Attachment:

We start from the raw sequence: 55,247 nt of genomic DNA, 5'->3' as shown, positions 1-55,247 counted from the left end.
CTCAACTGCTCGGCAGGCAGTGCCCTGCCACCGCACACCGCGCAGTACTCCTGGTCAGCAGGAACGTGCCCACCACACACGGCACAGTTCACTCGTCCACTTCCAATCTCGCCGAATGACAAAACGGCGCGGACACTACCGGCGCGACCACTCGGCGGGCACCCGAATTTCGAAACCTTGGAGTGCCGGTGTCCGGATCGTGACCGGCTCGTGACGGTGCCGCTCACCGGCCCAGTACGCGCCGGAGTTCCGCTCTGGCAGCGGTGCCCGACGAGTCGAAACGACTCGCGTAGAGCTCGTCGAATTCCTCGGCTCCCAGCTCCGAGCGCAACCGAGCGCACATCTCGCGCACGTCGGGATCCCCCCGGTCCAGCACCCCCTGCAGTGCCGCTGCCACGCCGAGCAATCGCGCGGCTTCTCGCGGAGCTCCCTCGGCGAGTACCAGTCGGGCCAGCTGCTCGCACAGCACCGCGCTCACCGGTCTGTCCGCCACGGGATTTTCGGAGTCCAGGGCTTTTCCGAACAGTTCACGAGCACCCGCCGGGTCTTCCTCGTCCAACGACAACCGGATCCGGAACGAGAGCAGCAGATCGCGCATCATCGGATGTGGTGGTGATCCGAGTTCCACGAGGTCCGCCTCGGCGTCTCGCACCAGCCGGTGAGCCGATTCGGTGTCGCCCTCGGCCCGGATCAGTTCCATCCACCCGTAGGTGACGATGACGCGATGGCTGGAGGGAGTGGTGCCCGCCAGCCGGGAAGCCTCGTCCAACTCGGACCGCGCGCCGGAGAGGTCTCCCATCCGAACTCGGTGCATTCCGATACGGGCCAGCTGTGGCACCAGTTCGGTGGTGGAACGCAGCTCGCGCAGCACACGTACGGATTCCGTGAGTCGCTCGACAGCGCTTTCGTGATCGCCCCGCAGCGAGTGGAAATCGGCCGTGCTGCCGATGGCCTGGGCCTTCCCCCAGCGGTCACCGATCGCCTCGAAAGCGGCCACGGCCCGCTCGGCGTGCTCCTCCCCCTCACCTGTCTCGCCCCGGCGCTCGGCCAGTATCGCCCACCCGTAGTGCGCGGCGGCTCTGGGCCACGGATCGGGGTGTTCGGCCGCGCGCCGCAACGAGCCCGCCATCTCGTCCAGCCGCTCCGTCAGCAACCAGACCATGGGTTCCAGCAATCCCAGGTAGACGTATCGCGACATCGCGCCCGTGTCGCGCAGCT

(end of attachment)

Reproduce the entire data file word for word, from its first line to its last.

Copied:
We start from the raw sequence: 55,247 nt of genomic DNA, 5'->3' as shown, positions 1-55,247 counted from the left end.
CTCAACTGCTCGGCAGGCAGTGCCCTGCCACCGCACACCGCGCAGTACTCCTGGTCAGCAGGAACGTGCCCACCACACACGGCACAGTTCACTCGTCCACTTCCAATCTCGCCGAATGACAAAACGGCGCGGACACTACCGGCGCGACCACTCGGCGGGCACCCGAATTTCGAAACCTTGGAGTGCCGGTGTCCGGATCGTGACCGGCTCGTGACGGTGCCGCTCACCGGCCCAGTACGCGCCGGAGTTCCGCTCTGGCAGCGGTGCCCGACGAGTCGAAACGACTCGCGTAGAGCTCGTCGAATTCCTCGGCTCCCAGCTCCGAGCGCAACCGAGCGCACATCTCGCGCACGTCGGGATCCCCCCGGTCCAGCACCCCCTGCAGTGCCGCTGCCACGCCGAGCAATCGCGCGGCTTCTCGCGGAGCTCCCTCGGCGAGTACCAGTCGGGCCAGCTGCTCGCACAGCACCGCGCTCACCGGTCTGTCCGCCACGGGATTTTCGGAGTCCAGGGCTTTTCCGAACAGTTCACGAGCACCCGCCGGGTCTTCCTCGTCCAACGACAACCGGATCCGGAACGAGAGCAGCAGATCGCGCATCATCGGATGTGGTGGTGATCCGAGTTCCACGAGGTCCGCCTCGGCGTCTCGCACCAGCCGGTGAGCCGATTCGGTGTCGCCCTCGGCCCGGATCAGTTCCATCCACCCGTAGGTGACGATGACGCGATGGCTGGAGGGAGTGGTGCCCGCCAGCCGGGAAGCCTCGTCCAACTCGGACCGCGCGCCGGAGAGGTCTCCCATCCGAACTCGGTGCATTCCGATACGGGCCAGCTGTGGCACCAGTTCGGTGGTGGAACGCAGCTCGCGCAGCACACGTACGGATTCCGTGAGTCGCTCGACAGCGCTTTCGTGATCGCCCCGCAGCGAGTGGAAATCGGCCGTGCTGCCGATGGCCTGGGCCTTCCCCCAGCGGTCACCGATCGCCTCGAAAGCGGCCACGGCCCGCTCGGCGTGCTCCTCCCCCTCACCTGTCTCGCCCCGGCGCTCGGCCAGTATCGCCCACCCGTAGTGCGCGGCGGCTCTGGGCCACGGATCGGGGTGTTCGGCCGCGCGCCGCAACGAGCCCGCCATCTCGTCCAGCCGCTCCGTCAGCAACCAGACCATGGGTTCCAGCAATCCCAGGTAGACGTATCGCGACATCGCGCCCGTGTCGCGCAGCT